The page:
It apparently won’t come as too much of a abruptness that tech leaders, a awfully male group,  follow mostly men on Twitter it wasn’t until 2016 when Elon Musk followed a woman. While we should be alert that social media presents a warped view of the world, for many people in the tech industry, their Cheep timelines reflect their absoluteness one that is predominantly male.

Yesterday, Matt Steinglass, Europe Correspondent at The Economist, tweeted about the gender ratio of his Cheep afterward and followers, acceptance there was a huge gap amid men and women actualization on his timeline, which he found using the analytics site, works by ciphering the gender administration of Cheep followers and follows based on their contour descriptions or first names. Cheep Analytics estimates the gender ratio of your followers, but it doesn’t allow users to find out the gender ratio of those you follow, and it doesn’t accommodate a class for gender-nonbinary people. finds the advice by analytic through Cheep bios for pronouns like “she/her,” or by academic gender based on the user’s first name.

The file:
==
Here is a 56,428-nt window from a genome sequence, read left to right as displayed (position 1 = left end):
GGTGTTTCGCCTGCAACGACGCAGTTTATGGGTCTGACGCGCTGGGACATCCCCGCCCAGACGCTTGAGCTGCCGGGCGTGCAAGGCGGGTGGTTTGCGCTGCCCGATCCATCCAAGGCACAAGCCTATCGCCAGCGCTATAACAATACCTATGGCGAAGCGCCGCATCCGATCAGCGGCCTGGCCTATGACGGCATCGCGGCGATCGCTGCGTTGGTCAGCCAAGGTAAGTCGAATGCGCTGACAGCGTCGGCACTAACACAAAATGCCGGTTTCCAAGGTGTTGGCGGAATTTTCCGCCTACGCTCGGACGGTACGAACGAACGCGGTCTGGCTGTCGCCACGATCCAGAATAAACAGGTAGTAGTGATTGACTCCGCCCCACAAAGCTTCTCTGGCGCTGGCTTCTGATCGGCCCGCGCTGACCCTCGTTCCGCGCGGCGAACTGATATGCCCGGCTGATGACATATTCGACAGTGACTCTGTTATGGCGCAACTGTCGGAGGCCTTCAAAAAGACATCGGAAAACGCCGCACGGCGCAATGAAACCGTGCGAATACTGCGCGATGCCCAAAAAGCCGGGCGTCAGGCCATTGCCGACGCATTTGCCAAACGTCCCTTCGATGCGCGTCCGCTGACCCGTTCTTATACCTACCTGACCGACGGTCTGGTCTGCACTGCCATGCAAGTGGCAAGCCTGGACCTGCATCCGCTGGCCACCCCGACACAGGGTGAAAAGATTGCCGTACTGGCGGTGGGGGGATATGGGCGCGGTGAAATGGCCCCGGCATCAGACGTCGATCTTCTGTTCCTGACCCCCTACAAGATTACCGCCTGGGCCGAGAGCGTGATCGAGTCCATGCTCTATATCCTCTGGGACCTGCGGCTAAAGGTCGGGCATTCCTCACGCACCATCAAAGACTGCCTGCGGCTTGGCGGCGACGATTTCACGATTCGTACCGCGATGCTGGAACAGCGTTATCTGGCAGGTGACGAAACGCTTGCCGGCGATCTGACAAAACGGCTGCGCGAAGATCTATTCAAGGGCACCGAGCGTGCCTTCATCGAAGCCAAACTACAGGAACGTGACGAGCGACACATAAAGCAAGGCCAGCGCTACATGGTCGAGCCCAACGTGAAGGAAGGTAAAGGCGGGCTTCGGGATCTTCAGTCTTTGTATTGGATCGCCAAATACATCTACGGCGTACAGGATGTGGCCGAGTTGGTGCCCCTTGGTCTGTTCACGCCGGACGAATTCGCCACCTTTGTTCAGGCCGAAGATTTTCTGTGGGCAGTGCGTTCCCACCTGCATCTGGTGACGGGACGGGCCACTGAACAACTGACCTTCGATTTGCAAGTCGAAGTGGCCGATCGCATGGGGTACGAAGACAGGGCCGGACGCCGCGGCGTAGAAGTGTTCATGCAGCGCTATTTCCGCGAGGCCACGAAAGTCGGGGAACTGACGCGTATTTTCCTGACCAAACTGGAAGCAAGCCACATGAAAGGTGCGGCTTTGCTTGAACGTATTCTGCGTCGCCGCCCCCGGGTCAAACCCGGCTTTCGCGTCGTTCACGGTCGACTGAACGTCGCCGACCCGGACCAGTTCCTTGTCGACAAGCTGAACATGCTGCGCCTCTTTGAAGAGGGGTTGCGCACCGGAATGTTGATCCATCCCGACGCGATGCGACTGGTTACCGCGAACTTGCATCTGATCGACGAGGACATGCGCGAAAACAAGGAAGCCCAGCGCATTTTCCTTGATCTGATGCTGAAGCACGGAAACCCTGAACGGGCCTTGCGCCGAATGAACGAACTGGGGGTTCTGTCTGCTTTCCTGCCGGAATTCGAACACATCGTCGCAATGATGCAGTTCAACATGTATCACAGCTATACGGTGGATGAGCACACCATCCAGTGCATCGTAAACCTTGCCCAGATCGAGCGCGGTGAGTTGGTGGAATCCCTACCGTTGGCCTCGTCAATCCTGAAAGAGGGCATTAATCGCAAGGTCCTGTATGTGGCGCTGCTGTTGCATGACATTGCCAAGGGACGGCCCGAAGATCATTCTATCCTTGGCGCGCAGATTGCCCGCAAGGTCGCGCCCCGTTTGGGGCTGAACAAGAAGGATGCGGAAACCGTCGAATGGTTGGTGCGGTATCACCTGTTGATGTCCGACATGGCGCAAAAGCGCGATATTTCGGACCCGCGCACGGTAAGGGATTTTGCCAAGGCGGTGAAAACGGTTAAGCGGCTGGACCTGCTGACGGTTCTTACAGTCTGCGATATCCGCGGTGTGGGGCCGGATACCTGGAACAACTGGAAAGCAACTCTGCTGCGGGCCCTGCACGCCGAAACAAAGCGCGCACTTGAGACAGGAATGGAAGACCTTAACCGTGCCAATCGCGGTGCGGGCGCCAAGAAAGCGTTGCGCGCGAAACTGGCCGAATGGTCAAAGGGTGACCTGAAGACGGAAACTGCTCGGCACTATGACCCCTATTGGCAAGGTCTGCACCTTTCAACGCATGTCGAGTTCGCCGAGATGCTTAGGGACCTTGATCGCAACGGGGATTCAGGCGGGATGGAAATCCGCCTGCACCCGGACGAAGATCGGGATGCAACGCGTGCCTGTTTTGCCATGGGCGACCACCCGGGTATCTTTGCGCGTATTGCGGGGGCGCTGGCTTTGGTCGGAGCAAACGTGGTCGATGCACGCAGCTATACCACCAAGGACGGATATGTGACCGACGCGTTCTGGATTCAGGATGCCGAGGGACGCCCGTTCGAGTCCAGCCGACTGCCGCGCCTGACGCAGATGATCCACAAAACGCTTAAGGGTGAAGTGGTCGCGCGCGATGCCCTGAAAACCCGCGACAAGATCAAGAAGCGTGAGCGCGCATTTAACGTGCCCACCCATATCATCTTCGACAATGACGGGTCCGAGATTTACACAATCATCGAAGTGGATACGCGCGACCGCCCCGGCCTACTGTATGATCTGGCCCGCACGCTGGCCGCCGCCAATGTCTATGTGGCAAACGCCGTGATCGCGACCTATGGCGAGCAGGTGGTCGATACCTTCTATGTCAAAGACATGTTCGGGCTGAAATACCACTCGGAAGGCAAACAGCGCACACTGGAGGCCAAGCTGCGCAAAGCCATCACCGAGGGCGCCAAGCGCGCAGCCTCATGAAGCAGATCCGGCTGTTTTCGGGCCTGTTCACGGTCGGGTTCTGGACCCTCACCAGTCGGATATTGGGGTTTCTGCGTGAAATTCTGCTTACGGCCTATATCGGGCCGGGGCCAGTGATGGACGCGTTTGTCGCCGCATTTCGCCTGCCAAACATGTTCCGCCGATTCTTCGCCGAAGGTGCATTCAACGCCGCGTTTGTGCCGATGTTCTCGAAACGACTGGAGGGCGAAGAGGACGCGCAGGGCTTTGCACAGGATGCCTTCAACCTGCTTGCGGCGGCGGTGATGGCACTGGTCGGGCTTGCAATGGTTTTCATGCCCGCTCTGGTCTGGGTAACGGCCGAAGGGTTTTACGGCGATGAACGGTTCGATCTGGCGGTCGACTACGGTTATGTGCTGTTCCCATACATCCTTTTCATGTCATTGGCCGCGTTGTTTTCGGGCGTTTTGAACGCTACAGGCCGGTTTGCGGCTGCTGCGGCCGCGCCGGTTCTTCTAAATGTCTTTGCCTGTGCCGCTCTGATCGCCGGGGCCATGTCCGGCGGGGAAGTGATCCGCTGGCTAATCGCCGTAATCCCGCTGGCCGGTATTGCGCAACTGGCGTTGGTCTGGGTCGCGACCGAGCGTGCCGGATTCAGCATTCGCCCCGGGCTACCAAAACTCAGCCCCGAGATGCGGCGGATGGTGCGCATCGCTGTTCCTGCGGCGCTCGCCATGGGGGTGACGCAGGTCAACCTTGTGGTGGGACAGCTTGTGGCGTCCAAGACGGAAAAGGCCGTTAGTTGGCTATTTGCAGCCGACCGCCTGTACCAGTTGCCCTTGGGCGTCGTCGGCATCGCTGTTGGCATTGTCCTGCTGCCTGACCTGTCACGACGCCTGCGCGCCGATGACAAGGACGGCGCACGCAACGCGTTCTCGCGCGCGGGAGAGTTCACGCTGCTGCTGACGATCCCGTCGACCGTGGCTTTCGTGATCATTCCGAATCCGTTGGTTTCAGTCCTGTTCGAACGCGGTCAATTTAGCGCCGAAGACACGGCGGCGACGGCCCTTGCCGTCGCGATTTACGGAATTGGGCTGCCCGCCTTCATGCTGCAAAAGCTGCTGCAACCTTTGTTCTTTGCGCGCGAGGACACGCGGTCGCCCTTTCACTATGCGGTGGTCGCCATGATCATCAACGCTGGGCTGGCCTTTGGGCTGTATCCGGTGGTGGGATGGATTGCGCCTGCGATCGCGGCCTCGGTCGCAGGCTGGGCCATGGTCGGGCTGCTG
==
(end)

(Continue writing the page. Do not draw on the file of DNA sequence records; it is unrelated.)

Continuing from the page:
How to find your accounts’ gender-ratio

To find out who you’re speaking and alert to on Twitter, go to the site and add your annual handle under “Twitter User” the site can only sample accounts with up to 3000 followers, but it will still accommodate a rough estimation.

I analyzed my annual to see how gendered my Cheep feed is. scoured through the 613 people that I follow, my 604 followers, and 61 users from the latest 200 tweets seen in my timeline, and found the following:


Not bad. What about you?

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